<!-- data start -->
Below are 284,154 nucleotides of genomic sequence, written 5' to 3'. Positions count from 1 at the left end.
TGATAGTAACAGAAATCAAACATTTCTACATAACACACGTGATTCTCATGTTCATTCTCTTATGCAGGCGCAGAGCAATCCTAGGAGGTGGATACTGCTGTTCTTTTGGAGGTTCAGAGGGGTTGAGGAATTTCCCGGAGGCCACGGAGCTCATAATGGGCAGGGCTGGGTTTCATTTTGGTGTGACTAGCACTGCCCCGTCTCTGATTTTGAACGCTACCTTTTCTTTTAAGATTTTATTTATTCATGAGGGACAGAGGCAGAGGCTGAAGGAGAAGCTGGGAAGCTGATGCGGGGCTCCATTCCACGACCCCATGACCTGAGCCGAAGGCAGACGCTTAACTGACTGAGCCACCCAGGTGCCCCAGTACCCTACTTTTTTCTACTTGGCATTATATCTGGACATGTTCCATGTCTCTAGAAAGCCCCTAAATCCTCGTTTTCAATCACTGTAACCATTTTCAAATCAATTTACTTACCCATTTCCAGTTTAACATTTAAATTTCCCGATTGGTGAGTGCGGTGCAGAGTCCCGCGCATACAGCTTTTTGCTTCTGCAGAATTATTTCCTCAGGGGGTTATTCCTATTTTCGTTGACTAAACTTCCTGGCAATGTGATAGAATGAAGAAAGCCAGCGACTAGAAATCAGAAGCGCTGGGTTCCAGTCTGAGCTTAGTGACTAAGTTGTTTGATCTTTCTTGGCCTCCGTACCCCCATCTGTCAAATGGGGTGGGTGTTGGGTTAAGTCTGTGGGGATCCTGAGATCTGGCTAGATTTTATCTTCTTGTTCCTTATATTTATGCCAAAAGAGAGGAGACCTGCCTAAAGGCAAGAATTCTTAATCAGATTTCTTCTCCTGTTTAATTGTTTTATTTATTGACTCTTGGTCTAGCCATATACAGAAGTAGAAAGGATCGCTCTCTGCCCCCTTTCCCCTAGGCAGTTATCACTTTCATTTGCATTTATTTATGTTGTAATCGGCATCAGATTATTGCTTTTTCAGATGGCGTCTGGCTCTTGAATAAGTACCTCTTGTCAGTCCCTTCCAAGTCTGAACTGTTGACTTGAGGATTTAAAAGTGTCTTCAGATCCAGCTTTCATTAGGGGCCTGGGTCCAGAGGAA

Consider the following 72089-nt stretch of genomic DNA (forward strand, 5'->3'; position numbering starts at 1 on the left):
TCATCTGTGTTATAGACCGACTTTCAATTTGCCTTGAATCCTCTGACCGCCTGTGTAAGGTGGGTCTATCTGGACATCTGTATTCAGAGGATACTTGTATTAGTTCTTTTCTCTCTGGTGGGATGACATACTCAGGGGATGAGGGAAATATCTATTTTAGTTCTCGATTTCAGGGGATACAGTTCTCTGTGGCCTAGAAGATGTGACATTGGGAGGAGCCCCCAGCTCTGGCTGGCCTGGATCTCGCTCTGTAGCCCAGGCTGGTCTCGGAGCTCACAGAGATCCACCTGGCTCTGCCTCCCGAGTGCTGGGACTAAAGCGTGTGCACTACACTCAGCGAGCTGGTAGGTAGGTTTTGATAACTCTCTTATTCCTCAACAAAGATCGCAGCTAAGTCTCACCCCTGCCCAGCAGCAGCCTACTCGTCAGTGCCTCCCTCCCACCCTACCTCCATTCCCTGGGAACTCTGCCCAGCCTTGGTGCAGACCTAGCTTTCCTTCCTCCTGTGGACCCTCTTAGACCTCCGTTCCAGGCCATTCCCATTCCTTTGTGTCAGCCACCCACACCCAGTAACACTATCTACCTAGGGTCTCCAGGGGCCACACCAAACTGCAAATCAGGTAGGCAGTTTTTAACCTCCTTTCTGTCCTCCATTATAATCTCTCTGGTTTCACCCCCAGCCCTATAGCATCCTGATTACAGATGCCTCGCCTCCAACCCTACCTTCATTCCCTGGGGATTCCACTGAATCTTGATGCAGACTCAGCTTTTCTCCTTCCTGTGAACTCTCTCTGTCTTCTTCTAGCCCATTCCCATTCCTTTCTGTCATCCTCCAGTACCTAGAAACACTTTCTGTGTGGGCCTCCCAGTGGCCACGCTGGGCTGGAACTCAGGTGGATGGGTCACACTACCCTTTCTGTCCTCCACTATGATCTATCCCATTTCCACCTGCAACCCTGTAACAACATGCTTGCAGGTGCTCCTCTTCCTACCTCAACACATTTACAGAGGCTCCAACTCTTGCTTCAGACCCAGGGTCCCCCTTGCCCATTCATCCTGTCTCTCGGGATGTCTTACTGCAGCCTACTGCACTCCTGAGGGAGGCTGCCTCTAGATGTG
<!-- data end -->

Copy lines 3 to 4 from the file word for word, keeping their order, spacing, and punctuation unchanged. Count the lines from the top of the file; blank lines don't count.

Consider the following 72089-nt stretch of genomic DNA (forward strand, 5'->3'; position numbering starts at 1 on the left):
TCATCTGTGTTATAGACCGACTTTCAATTTGCCTTGAATCCTCTGACCGCCTGTGTAAGGTGGGTCTATCTGGACATCTGTATTCAGAGGATACTTGTATTAGTTCTTTTCTCTCTGGTGGGATGACATACTCAGGGGATGAGGGAAATATCTATTTTAGTTCTCGATTTCAGGGGATACAGTTCTCTGTGGCCTAGAAGATGTGACATTGGGAGGAGCCCCCAGCTCTGGCTGGCCTGGATCTCGCTCTGTAGCCCAGGCTGGTCTCGGAGCTCACAGAGATCCACCTGGCTCTGCCTCCCGAGTGCTGGGACTAAAGCGTGTGCACTACACTCAGCGAGCTGGTAGGTAGGTTTTGATAACTCTCTTATTCCTCAACAAAGATCGCAGCTAAGTCTCACCCCTGCCCAGCAGCAGCCTACTCGTCAGTGCCTCCCTCCCACCCTACCTCCATTCCCTGGGAACTCTGCCCAGCCTTGGTGCAGACCTAGCTTTCCTTCCTCCTGTGGACCCTCTTAGACCTCCGTTCCAGGCCATTCCCATTCCTTTGTGTCAGCCACCCACACCCAGTAACACTATCTACCTAGGGTCTCCAGGGGCCACACCAAACTGCAAATCAGGTAGGCAGTTTTTAACCTCCTTTCTGTCCTCCATTATAATCTCTCTGGTTTCACCCCCAGCCCTATAGCATCCTGATTACAGATGCCTCGCCTCCAACCCTACCTTCATTCCCTGGGGATTCCACTGAATCTTGATGCAGACTCAGCTTTTCTCCTTCCTGTGAACTCTCTCTGTCTTCTTCTAGCCCATTCCCATTCCTTTCTGTCATCCTCCAGTACCTAGAAACACTTTCTGTGTGGGCCTCCCAGTGGCCACGCTGGGCTGGAACTCAGGTGGATGGGTCACACTACCCTTTCTGTCCTCCACTATGATCTATCCCATTTCCACCTGCAACCCTGTAACAACATGCTTGCAGGTGCTCCTCTTCCTACCTCAACACATTTACAGAGGCTCCAACTCTTGCTTCAGACCCAGGGTCCCCCTTGCCCATTCATCCTGTCTCTCGGGATGTCTTACTGCAGCCTACTGCACTCCTGAGGGAGGCTGCCTCTAGATGTG